Dance Kaleidoscope's dancers magnificently proved their mettle in the two very different works that made up All the World's a Stage: "Remembrance of Things Past," inspired by - and with spoken lines from - Shakespeare's sonnets, choreographed by Norman Walker and with a commissioned score by Frank Felice; and Tchaikovsky's "Romeo and Juliet," with new choreography by David Hochoy.
Felice merged his electro-acoustic style with 17th-century period music, catapulting the poet's "wistful, sarcastic exploding out, showing resentment more than anger" into a score upon which Walker could build his three stories, with a prologue and epilogue.
"Remembrance" opened as the Poet, portrayed by Kenoth Shane Patton, surveyed his lifelong output as a writer, his memory first falling on thoughts of a Young Beloved, toyingly portrayed by Zach Young. From this wistfulness of youth grew the unsettling confrontations with the Dark Lady, passionately portrayed by Liberty Harris, and the Rival Poet, stridently portrayed by Timothy June.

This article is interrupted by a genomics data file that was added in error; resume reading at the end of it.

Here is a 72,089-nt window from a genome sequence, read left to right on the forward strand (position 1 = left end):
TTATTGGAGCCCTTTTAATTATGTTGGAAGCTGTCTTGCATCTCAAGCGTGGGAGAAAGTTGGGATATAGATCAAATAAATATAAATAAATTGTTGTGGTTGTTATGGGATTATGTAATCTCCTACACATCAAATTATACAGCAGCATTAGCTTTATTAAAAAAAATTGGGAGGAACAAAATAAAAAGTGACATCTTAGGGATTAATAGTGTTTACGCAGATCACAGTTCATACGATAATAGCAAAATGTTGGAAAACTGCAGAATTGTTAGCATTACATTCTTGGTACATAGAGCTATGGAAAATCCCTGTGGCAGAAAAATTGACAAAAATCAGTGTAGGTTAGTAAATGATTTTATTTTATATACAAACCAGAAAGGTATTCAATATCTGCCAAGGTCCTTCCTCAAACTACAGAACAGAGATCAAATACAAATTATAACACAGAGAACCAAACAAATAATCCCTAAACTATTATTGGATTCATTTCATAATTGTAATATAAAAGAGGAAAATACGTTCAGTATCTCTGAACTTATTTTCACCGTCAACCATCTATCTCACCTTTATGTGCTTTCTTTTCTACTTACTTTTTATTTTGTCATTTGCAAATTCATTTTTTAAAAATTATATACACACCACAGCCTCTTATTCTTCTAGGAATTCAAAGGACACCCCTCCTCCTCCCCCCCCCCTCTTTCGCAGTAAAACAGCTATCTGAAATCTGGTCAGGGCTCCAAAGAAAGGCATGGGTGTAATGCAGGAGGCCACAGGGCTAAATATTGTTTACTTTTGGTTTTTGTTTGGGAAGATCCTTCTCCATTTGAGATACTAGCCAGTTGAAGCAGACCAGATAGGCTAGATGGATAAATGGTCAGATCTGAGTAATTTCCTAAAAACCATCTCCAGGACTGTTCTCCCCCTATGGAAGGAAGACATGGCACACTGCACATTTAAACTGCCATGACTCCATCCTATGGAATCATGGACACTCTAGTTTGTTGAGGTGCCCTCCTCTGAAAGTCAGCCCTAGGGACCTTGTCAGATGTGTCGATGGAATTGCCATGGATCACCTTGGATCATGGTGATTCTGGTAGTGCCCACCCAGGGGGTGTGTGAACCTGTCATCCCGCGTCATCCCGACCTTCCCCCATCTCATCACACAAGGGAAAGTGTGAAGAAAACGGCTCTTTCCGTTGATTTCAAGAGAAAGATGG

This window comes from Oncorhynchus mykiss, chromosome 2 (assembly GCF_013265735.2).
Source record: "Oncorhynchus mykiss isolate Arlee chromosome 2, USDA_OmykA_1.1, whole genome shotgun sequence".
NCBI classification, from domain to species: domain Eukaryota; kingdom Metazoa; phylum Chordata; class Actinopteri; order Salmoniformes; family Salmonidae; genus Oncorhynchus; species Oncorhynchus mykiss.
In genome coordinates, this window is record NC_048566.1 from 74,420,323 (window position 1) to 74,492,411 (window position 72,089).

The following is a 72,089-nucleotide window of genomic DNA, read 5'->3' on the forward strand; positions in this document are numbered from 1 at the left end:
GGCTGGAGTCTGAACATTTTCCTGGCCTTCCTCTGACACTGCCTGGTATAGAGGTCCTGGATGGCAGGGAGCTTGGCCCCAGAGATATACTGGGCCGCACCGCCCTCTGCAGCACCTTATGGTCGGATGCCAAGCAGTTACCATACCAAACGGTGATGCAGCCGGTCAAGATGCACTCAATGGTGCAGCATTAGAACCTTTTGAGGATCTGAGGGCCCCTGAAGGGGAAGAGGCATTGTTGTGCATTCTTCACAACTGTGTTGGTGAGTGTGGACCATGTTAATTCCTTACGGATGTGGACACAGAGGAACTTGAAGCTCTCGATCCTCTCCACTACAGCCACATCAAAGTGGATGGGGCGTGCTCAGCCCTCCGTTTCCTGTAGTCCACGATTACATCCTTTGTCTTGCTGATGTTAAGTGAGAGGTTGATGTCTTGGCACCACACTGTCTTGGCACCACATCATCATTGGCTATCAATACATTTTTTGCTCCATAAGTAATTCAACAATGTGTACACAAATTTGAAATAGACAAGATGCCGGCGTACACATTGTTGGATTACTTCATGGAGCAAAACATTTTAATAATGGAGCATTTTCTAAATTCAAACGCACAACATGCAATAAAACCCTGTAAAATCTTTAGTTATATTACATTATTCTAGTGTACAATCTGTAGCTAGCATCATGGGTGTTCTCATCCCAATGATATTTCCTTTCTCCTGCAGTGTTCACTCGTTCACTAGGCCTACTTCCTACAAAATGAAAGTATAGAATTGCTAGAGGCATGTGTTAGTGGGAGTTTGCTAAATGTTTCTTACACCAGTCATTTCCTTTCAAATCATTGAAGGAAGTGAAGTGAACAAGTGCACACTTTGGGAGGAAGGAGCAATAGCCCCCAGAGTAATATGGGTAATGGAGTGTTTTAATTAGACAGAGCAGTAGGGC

With death, the epilogue showed "his work becomes the monument to his life" as we watched familiar characters circle into the ether of our consciousness. The power of the music and the poetry, and the passion of the company of ten dancers were further enhanced by the swirl of colors of period costumes created by Cheryl Sparks and the subtle lighting by Laura E. Glover suggesting layers of coming to terms with "loves, jealousies and betrayals."
Hochoy's approach was to plumb universal truths within well-known music, interpolating three sets of lovers taking us through a lifetime of emotions in less than an hour. Melanie Schreiber and Brandon Comer shimmered in discovery of each other; Mariel Greenlee and Timothy June radiated breadths of love; Jillian Godwin and Zach Young struck depths of loss. Wearing translucent costumes revealing their bodies, the company of eleven dancers took us into a fully developed world. March 29 to April 1 at Indiana Repertory Theatre.
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